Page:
The Spectral Lines of Hydrogen

Nov 01, 2008
By Spectroscopy Editors
Volume 23, Issue 11

Volker Thomsen
Although spectral lines had been observed since the early years of the 19th century, it wasn't until 1860 that Kirchhoff and Bunsen established them as unique to each element. In 1868, Swedish physicist Anders Jonas Ångström (1814–1874) published a detailed study of the wavelengths of solar spectral lines, expressed in units of 10–10 m. This unit is now known as the angstrom (Å).

Johann Balmer

The Swiss mathematician Johann Jakob Balmer (1825–1898) studied at the universities of Karlsruhe and Berlin and earned his doctorate in 1849 from the University of Basel. Beginning in 1859, he taught mathematics at a secondary school in Basel. In 1865 he also became a university lecturer in mathematics at the University of Basel. His main field of interest was geometry. He was persuaded by university colleague E. Hagenbach to search for a mathematical formula to properly characterize the hydrogen spectrum. Previous attempts had failed.

But Balmer succeeded. In 1885 he showed that the wavelengths (λ) of the visible spectral lines of the element hydrogen could be represented by a simple mathematical formula (1):

Table I: Balmer's formula versus measured values
where n = 2 and m = 3, 4, 5, . . . He called his constant h = 3645.6 Å "the fundamental number of hydrogen." Balmer's empirical formula provided very accurate wavelength values for n = 2 and m = 3, 4, 5, and 6 as shown in Table I.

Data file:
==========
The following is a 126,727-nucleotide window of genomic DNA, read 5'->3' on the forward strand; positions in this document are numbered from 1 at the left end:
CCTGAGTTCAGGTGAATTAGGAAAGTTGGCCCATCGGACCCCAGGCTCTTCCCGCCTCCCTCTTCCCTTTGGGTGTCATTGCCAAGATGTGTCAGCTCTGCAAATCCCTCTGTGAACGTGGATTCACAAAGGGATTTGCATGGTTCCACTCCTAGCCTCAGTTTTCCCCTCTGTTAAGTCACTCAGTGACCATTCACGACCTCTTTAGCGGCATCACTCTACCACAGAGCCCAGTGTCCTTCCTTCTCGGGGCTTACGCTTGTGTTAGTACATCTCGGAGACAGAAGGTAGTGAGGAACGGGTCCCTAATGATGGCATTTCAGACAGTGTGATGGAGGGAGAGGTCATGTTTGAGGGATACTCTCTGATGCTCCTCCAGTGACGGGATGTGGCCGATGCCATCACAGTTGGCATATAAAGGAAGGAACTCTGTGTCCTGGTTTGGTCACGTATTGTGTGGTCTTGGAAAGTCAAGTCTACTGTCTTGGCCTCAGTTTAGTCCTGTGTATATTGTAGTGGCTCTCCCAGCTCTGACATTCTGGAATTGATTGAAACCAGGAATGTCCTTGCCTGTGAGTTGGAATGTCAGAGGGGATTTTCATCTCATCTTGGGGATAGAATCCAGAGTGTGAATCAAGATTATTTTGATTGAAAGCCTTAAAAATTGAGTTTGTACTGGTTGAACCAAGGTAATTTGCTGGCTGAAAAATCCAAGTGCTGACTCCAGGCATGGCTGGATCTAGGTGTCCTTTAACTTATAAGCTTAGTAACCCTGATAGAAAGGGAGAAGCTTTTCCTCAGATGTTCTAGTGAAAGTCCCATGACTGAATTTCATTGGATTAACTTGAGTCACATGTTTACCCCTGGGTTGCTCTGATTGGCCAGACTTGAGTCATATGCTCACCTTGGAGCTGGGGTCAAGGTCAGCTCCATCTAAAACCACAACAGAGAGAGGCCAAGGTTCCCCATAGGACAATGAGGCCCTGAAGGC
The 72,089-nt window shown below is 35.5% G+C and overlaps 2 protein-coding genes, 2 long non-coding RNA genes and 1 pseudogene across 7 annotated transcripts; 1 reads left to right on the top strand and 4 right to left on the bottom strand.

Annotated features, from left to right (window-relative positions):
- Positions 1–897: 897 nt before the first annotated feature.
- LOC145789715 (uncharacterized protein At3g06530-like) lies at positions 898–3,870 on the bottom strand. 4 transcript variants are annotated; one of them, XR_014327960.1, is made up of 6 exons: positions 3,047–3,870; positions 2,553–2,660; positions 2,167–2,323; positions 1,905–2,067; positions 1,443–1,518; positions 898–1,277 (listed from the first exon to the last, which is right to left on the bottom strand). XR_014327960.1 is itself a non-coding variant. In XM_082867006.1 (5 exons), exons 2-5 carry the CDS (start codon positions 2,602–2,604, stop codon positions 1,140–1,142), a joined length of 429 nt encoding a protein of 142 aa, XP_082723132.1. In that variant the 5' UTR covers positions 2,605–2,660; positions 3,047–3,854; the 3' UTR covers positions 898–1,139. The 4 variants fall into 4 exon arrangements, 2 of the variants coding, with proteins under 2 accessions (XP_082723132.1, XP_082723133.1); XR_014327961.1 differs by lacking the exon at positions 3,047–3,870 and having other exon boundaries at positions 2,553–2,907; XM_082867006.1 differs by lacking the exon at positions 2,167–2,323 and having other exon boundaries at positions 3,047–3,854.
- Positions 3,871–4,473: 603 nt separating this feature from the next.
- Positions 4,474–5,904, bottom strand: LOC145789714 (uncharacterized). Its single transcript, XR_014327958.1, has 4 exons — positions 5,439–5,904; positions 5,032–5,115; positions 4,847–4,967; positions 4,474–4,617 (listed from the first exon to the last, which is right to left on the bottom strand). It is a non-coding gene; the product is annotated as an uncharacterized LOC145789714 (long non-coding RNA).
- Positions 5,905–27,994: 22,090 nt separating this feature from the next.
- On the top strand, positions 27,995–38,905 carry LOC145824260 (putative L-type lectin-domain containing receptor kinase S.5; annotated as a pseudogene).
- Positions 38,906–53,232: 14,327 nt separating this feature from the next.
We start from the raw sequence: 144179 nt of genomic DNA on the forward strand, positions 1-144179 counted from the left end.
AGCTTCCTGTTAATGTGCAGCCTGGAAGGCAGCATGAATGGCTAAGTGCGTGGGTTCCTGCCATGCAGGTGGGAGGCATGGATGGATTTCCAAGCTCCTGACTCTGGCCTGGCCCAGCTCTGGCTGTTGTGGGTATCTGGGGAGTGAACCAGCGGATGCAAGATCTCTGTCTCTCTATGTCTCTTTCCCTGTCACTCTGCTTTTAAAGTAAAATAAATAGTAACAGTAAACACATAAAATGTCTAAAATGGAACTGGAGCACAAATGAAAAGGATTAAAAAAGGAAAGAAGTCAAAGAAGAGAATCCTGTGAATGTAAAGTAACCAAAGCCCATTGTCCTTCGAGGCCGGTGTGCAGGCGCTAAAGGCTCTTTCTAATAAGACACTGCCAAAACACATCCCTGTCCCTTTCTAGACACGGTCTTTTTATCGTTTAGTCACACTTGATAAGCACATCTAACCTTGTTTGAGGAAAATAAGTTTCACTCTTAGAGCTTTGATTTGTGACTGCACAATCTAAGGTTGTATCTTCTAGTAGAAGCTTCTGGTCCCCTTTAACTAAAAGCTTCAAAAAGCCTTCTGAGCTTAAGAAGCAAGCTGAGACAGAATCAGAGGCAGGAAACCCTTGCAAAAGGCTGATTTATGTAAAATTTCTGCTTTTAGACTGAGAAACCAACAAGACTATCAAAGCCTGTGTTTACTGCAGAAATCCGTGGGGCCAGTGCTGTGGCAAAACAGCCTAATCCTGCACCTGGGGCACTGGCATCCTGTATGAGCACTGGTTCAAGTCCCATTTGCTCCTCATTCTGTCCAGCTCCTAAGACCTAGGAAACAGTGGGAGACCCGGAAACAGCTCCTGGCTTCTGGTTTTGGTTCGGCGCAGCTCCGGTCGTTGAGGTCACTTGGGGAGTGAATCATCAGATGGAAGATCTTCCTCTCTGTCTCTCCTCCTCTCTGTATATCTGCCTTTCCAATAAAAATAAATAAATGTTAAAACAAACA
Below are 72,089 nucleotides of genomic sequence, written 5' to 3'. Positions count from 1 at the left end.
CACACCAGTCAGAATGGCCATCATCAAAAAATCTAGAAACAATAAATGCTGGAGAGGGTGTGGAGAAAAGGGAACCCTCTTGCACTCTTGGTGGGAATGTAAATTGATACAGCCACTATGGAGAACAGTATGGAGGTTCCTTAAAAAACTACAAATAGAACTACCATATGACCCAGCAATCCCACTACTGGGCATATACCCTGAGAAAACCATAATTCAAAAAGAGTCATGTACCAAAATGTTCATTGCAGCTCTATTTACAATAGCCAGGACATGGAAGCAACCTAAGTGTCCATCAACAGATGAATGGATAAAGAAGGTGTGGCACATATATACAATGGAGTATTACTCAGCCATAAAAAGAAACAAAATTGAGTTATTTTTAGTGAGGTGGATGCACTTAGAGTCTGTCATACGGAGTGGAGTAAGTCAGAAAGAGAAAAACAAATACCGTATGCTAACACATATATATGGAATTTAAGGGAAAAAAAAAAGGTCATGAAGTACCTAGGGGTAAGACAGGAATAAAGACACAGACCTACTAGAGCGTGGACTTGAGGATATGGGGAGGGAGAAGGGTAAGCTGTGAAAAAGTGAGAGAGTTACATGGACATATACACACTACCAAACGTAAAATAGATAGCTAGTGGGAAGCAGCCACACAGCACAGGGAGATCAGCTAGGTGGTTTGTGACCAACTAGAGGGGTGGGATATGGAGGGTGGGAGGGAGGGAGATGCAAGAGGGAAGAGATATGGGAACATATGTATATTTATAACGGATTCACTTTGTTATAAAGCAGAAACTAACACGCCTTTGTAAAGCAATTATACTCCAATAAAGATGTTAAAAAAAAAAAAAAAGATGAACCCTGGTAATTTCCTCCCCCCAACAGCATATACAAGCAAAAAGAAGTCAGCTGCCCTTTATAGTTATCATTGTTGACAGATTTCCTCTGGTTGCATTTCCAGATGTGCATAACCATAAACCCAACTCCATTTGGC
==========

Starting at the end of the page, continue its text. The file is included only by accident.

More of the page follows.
In his paper, he predicted a wavelength for m = 7, and in the same paper notes that he was informed by his colleague at the University of Basel (Hagenbach) that this spectral line had been observed and that the wavelength was in excellent agreement with his prediction. He also showed that his formula accurately produced the wavelengths of several other hydrogen spectral lines.

Balmer also suggested that other spectral line series for hydrogen might be found using other small integer values for n. For those interested, his original (translated) paper is a must read. It is also interesting to note that Balmer was 60 years old when he made this discovery.

Johannes Rydberg

In 1888 the Swedish mathematician and physicist Johannes Rydberg (1854–1919) reformulated Balmer's equation as

where a is a constant, n 1 and n 2 are integers, and n 2 > n 1. The constant is now called Rydberg's constant for hydrogen (RH) and has a value of 1.097 × 107 m–1. For the Balmer series of hydrogen lines n 1 = 2 and n 2 ≥ 3 in this equation.

It is unclear from the historical literature whether Rydberg knew of Balmer's previous work. A recent biography (2) notes that he was independently pursuing research on this problem when he learned of Balmer's work. The authors suggest that this merely helped confirm the direction that he was already pursuing. The Rydberg formula is, however, easily derived from that of Balmer (Appendix 1). Nevertheless, Rydberg's formula pointed the way to other spectral lines series for hydrogen as Balmer had speculated. Rydberg also paved the way for further mathematical clarifications of higher atomic number elements.

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